FHD (1920x1080) Gaming Results
AMD positions the Radeon R9 380X as a QHD/1440p graphics card. However, if we’re honest, most buyers will probably use it to drive the still-popular FHD resolution and happily max-out their detail settings.
The Witcher 3: Wild Hunt
The difference between AMD's Radeon R9 380 and 380X is only about seven percent, which really isn’t that much. Both graphics cards average close to 40 FPS, and it's really hard to tell them apart subjectively in the real world. Both cards would, however, benefit from slightly lower detail settings.
Grand Theft Auto V
New game, same results? Almost, but not quite; the new graphics card’s lead shrinks to five percent. Both cards do manage to produce playable frame rates, even though most enthusiasts would prefer significantly better performance. You'd want to dial back graphics quality to achieve this.
Metro: Last Light
This title is also a classic hardware benchmark, since it heavily features tessellation. AMD’s latest pulls ahead, managing a more comfortable nine percent lead. It’s interesting to see that the GeForce GTX 960, purportedly the weakest card on paper, manages to secure a position in between AMD’s two contenders.
Now what? AMD’s Radeon R9 380X beats its smaller sibling by six percent. If you think that's subtle, just wait until you actually play the games we're testing. You won’t notice the difference at all.
Tomb Raider is one of AMD’s flagship titles. Both of the company's primary contenders fare well in it. For the first time, the Radeon R9 380X manages a double-digit lead over the X-less 380 (a full 10 percent). However, this difference is still barely noticeable when you sit down to play. Elsewhere, AMD's Radeon R9 390 plays in a league of its own, and Nvidia’s GeForce GTX 960 is left in the other cards’ dust.
Battlefield 4 (Campaign)
Battlefield 4 has seen many patches, and the drivers should be perfectly optimized for it. Consequently, this game is still worth a look. Nvidia’s GeForce GTX 960 manages to beat AMD’s Radeon R9 380 and is, in turn, beaten by the 380X. Again, a six percent difference is of no consequence during a subjective gaming comparison, though.
Middle-Earth: Shadow of Mordor
We finally get a look at what happens when Tonga faces a real challenge and the driver does its part. AMD’s newest card pulls ahead of its stablemate by 16 percent, yielding our first impressive result. Nvidia’s GeForce GTX 960 can’t keep up with either of its main competitors.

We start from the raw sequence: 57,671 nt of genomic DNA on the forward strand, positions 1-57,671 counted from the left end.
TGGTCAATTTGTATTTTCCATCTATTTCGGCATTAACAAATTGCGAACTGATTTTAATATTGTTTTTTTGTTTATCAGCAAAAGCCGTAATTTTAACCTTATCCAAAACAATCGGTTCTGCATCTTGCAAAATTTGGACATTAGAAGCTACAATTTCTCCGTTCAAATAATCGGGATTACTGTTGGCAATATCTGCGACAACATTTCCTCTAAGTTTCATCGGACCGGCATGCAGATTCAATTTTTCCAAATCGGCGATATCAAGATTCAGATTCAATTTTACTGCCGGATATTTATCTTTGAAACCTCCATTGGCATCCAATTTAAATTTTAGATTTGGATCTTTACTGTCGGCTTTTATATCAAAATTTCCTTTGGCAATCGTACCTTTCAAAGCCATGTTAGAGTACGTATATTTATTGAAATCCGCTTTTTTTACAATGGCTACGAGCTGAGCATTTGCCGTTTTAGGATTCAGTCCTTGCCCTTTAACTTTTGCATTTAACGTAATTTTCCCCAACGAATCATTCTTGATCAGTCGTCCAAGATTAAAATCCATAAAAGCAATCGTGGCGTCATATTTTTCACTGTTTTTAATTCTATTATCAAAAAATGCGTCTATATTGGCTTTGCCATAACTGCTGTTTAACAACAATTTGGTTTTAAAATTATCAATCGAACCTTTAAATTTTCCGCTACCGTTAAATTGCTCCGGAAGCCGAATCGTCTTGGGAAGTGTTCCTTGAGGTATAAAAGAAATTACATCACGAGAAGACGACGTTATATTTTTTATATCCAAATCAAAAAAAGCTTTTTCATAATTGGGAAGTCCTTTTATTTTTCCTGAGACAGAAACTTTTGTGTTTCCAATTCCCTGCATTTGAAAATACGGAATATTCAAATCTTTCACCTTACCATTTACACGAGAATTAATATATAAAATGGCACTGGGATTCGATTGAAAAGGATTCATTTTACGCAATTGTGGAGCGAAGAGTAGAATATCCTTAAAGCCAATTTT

Things get more challenging again, with power consumption going up to the level we saw running Metro: Last Light. When the dust settles, AMD’s Radeon R9 380X comes out ahead by eight percent. Once again, this is barely noticeable in a real-world situation. The frame-time curves are very similar, after all.
Ashes of the Singularity
Since there are really no mature, or even finished DirectX 12 games on the market, we had to go with the pre-beta build of Ashes of the Singularity. Consequently, consider the results subject to change. There's just not enough optimization in place yet. At least we'll get some idea of where performance may stand in the future. Ark: Survival Evolved would have been nice to test, but because its DirectX 12 patch kept getting pushed back, we had to skip it.
The individual frames' render times from the different views are interesting. The total rendering time is congruent with how demanding the benchmark scenes are.
We programmed our own interpreter that automatically analyses the log files and gives us the number of CPU calls and a ratio of the frames that were actually rendered.
With few exceptions, the R9 380X Nitro provides a good gaming experience at FHD using the highest settings. Enthusiasts who prefer high frame rates at or above their monitor’s native refresh rate need to dial down the quality settings, though.
Really, there's not much difference between AMD’s Radeon R9 380X and the older X-less version when it comes to real-world gaming. Both of the cards we tested came overclocked from the factory and didn’t offer much room for further tuning, so this is really all of the performance you'll get from them.
Fortunately for AMD, Nvidia doesn’t really have a competing product in this category. The GeForce GTX 960 is just too slow, and the 970 is significantly more expensive. AMD’s new Radeon R9 380X is positioned right in the middle of that gap, whereas the 380 is a bit closer to Nvidia’s GeForce GTX 960. Its price is competitive with the GeForce as well, though.